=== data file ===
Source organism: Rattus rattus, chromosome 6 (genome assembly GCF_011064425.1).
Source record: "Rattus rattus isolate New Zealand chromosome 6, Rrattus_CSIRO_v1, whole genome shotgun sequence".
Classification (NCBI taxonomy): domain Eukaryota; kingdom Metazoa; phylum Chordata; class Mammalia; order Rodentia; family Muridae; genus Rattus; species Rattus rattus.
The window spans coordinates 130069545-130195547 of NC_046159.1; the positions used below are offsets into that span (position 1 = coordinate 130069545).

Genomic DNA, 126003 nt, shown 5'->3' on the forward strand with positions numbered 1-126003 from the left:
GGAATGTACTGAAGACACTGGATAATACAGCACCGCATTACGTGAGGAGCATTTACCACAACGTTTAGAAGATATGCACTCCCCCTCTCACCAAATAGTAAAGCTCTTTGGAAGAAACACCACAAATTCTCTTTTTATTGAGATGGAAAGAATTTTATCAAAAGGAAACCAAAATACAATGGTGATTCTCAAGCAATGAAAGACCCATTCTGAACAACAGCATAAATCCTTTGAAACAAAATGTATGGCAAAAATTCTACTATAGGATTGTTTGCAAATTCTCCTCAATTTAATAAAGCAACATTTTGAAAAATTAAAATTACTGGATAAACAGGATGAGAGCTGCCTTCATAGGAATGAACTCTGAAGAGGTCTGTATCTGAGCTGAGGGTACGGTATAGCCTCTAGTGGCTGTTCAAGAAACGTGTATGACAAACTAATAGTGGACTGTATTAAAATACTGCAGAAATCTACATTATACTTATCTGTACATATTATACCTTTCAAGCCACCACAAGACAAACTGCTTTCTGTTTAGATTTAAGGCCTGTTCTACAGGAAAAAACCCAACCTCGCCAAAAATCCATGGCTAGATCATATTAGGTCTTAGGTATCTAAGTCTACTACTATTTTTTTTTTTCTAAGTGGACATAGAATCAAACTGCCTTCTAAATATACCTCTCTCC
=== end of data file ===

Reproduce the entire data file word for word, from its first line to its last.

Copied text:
Source organism: Rattus rattus, chromosome 6 (genome assembly GCF_011064425.1).
Source record: "Rattus rattus isolate New Zealand chromosome 6, Rrattus_CSIRO_v1, whole genome shotgun sequence".
Classification (NCBI taxonomy): domain Eukaryota; kingdom Metazoa; phylum Chordata; class Mammalia; order Rodentia; family Muridae; genus Rattus; species Rattus rattus.
The window spans coordinates 130069545-130195547 of NC_046159.1; the positions used below are offsets into that span (position 1 = coordinate 130069545).

Genomic DNA, 126003 nt, shown 5'->3' on the forward strand with positions numbered 1-126003 from the left:
GGAATGTACTGAAGACACTGGATAATACAGCACCGCATTACGTGAGGAGCATTTACCACAACGTTTAGAAGATATGCACTCCCCCTCTCACCAAATAGTAAAGCTCTTTGGAAGAAACACCACAAATTCTCTTTTTATTGAGATGGAAAGAATTTTATCAAAAGGAAACCAAAATACAATGGTGATTCTCAAGCAATGAAAGACCCATTCTGAACAACAGCATAAATCCTTTGAAACAAAATGTATGGCAAAAATTCTACTATAGGATTGTTTGCAAATTCTCCTCAATTTAATAAAGCAACATTTTGAAAAATTAAAATTACTGGATAAACAGGATGAGAGCTGCCTTCATAGGAATGAACTCTGAAGAGGTCTGTATCTGAGCTGAGGGTACGGTATAGCCTCTAGTGGCTGTTCAAGAAACGTGTATGACAAACTAATAGTGGACTGTATTAAAATACTGCAGAAATCTACATTATACTTATCTGTACATATTATACCTTTCAAGCCACCACAAGACAAACTGCTTTCTGTTTAGATTTAAGGCCTGTTCTACAGGAAAAAACCCAACCTCGCCAAAAATCCATGGCTAGATCATATTAGGTCTTAGGTATCTAAGTCTACTACTATTTTTTTTTTTCTAAGTGGACATAGAATCAAACTGCCTTCTAAATATACCTCTCTCC